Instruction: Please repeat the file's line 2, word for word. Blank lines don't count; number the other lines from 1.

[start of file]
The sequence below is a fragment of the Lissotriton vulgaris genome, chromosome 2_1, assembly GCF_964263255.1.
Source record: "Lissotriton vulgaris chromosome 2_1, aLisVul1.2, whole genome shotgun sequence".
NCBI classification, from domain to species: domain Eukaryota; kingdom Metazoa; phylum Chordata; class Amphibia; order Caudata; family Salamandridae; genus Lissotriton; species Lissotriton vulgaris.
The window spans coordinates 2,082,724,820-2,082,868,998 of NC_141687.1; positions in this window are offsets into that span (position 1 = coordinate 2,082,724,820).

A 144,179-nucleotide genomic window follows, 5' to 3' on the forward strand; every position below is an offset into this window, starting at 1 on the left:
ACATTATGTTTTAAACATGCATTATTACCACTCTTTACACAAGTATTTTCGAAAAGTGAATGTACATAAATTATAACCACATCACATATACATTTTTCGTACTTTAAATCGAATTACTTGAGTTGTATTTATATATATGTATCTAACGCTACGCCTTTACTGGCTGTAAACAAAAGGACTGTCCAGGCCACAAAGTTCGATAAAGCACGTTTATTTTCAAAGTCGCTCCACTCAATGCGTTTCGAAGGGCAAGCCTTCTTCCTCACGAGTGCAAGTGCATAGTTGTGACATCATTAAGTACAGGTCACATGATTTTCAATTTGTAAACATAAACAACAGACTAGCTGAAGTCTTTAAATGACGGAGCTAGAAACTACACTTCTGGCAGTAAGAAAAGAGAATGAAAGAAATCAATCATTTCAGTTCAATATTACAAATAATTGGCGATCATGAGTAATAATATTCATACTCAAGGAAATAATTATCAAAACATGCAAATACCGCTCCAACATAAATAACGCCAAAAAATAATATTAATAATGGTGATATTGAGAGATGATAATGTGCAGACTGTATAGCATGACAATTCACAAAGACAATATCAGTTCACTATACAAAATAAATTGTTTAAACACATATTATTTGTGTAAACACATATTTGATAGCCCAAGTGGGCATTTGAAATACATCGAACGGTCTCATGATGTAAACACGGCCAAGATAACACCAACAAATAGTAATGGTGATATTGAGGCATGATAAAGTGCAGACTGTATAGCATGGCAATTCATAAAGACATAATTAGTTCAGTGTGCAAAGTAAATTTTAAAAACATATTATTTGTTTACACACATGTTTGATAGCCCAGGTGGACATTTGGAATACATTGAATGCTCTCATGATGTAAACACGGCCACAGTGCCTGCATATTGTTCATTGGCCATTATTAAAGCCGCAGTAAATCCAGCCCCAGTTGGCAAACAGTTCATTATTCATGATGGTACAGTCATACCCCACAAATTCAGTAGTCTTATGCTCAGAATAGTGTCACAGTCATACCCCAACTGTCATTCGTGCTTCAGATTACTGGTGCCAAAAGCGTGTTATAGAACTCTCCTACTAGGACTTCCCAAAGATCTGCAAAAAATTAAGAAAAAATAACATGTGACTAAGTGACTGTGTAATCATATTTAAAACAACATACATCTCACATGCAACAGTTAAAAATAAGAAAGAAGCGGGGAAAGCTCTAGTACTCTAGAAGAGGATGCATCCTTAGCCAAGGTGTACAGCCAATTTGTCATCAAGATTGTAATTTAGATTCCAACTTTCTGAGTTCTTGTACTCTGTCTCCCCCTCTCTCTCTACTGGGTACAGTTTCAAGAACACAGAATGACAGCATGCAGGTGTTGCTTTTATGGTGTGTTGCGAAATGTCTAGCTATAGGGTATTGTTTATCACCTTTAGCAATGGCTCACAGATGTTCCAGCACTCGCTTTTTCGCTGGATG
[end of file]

Source record: "Lissotriton vulgaris chromosome 2_1, aLisVul1.2, whole genome shotgun sequence".